When money is involved in journalism

Published: January 11, 2011
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What’s even more disgraceful, I feel, is that many among us actually demand it.

One of the many lessons I’ve learnt in the profession of journalism is that there are always strings attached when a flock of top media personalities are in full attendance when, let’s say, a boring yet important issue like maternal healthcare is discussed at a five-star hotel.

I was recently invited to attend one such ‘interactive’ event organised by a leading NGO in Karachi. It was a lively discussion and I was really impressed that many important people not only flew all the way from Islamabad, but also braved through the five-hour long session.

As the event progressed, those belonging to the media were requested to sign a piece of paper. Thinking it was an attendance sheet, I too signed it. It was then that an envelope was placed in front of me, and much to my consternation, I spotted a crisp Rs5,000 note tucked inside it.

For a minute I thought I was the only one singled out. Giving the NGO the benefit of the doubt, I wondered whether, judging by my rather bored expression, they ‘mistakenly’ thought that it was the only way they could get some coverage out of me in my paper for their event. However, I saw others around me smiling approvingly after accepting the offerings.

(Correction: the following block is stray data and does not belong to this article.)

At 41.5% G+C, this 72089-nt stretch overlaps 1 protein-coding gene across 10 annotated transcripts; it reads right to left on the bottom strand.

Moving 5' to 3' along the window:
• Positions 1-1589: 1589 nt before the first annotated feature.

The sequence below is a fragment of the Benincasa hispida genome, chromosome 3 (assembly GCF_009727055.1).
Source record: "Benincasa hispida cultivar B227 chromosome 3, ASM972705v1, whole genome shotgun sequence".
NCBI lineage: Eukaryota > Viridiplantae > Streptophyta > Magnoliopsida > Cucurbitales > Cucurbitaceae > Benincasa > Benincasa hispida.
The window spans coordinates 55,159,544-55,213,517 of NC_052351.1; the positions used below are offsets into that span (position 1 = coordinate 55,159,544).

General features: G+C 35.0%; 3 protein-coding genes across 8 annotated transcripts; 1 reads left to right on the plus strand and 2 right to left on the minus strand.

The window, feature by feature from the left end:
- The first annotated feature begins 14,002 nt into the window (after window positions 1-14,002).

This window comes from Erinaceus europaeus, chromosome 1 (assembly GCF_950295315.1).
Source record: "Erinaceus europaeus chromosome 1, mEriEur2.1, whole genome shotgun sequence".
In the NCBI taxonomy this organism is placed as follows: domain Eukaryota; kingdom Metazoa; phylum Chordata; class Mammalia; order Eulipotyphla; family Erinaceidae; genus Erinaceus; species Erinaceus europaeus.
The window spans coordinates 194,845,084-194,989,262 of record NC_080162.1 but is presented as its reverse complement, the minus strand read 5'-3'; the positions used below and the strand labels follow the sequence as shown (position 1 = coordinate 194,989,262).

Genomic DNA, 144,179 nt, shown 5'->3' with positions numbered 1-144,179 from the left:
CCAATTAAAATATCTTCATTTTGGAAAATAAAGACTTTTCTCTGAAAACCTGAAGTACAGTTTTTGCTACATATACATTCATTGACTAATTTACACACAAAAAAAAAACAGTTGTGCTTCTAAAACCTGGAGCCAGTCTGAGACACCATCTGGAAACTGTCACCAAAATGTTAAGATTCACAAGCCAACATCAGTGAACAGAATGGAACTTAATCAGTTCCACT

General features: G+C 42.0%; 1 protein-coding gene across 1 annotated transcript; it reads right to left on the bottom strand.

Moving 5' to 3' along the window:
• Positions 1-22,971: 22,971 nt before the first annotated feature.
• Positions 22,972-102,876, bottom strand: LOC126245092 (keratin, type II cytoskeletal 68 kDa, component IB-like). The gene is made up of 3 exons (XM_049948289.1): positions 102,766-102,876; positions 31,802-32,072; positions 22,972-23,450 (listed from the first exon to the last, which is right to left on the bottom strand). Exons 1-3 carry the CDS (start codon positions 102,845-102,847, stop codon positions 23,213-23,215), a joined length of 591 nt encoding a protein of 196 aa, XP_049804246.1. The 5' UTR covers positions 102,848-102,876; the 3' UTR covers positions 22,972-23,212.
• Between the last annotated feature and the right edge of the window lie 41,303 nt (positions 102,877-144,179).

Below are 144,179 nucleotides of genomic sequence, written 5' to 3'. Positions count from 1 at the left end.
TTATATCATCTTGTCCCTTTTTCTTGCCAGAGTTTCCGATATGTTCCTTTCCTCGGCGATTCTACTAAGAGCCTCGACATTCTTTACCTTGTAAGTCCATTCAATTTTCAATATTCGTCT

Before I left the venue after throwing the envelope back at the NGO people’s face, I wondered how exactly one assesses which journalist gets how much.

Similarly, while covering stories on last year’s floods a group of flood victims queuing up outside the local DCO office in Nawabshah, caught my eye. But at a closer look I saw familiar press cards hanging around their necks, leaving me horrified that some journalists were being bought for Rs500 in exchange for a biased coverage.

Truth is there are many among us who accept bribes and have no qualms about it. Some accept money, while others are obliged with a bottle of wine or whisky — depending on how ‘high-up’ that person is in the hierarchy of the media business.

Many are yet to feel any shame about stocking up on freebies.

While it’s unfortunate that this culture exists in our profession, what’s even more disgraceful, I feel, is that many among us actually demand it. It seems as though these journalists hang a price tag, and not a press card, around their necks. Like good moneychangers, they offer competitive rates in exchange for writing one sided reports.

This article has been revised to reflect the following correction:

Correction: January 11, 2011

In an earlier version of this post it was reported that journalists in Nawabshah were being given Rs5,000. The correct figure was Rs500.

salman.siddiqi

Salman Siddiqui

A Karachi-based investigative reporter for The Express Tribune.

The views expressed by the writer and the reader comments do not necessarily reflect the views and policies of The Express Tribune.

  • http://www.bonfriends.org/2011/01/08/parents/ Marina Khan

    I think they did write. Journalism these days are the way of money printing not the news printing. Reporters do not cover the positive activities of pakistan and only give masale dar news, so i think that NGO did the right thing to pay you to get coverage. What a shame on journalism that NGOs have to pay for coverage n bomb blasts r covered for free.Recommend